News exposure is seamlessly integrated into our daily experiences. As a child, I would watch multiple newscasts with my mom, and we would both scan the newspapers regularly. As a new parent, I visited multiple websites to collect news from different perspectives and regularly watched multiple newscasts- this seemed like an essential tie between the small world of new parenthood and the larger world outside my door. But these days I work long hours and rarely catch newscasts or have time to visit multiple news sites. Someone recently asked me which news outlets I follow, and I was surprised that the answer didn’t come very readily to me. I’ve been making a careful effort to observe my contact with news stories, outlets and journalists, and I highly recommend this exercise to anyone interested in understanding or measuring media use.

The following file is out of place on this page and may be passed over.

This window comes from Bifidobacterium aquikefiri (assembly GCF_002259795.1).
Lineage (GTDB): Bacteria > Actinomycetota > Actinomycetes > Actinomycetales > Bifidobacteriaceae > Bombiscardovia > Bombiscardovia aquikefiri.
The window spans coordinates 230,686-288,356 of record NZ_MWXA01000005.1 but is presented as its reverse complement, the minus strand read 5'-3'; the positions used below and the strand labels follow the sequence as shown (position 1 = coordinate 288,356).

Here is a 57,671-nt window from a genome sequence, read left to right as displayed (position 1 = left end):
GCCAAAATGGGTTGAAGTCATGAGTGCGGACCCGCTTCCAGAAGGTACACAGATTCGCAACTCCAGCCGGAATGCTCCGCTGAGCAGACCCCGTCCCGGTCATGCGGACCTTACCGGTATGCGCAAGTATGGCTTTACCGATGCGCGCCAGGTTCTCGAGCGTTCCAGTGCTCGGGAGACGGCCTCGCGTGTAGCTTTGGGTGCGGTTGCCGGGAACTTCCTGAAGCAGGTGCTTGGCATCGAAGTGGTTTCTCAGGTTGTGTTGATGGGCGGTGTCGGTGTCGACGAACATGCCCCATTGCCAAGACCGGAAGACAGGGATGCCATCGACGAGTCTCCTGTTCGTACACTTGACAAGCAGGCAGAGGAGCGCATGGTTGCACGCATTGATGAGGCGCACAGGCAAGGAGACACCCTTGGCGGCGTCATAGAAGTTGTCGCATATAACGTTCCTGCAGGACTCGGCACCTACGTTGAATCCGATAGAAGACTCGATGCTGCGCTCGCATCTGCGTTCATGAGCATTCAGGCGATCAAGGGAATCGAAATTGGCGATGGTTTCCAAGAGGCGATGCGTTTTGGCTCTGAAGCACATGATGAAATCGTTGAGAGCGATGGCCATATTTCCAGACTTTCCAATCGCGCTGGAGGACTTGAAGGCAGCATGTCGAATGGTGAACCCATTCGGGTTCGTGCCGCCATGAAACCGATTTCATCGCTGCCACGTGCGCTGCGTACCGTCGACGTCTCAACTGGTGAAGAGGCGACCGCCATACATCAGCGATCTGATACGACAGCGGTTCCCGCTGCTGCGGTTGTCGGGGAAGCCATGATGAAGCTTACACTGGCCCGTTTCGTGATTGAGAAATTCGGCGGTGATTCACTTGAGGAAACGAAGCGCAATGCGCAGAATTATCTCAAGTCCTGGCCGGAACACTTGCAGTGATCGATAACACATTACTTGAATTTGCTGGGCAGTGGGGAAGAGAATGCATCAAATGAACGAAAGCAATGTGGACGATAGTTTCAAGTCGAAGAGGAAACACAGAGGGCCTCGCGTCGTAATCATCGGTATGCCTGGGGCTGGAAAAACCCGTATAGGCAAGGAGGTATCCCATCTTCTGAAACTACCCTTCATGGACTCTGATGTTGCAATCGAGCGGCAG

Here is some of what I’ve observed:

– Twitter is the first platform I think of when I think of news. I think of it as my own curated stream of news amidst the wider raging river of information flow. But when it comes to news stories in particular, I often hear about them not because I seek them out or curate them but because my streams are based on people who have a variety of interests. I hear about emerging news because people go off-topic in  their Twitter streams, not because I seek it out. I often value this dynamic as a kind of filter of its own, because major events enter my stream from a variety of perspectives, but the majority of news does not.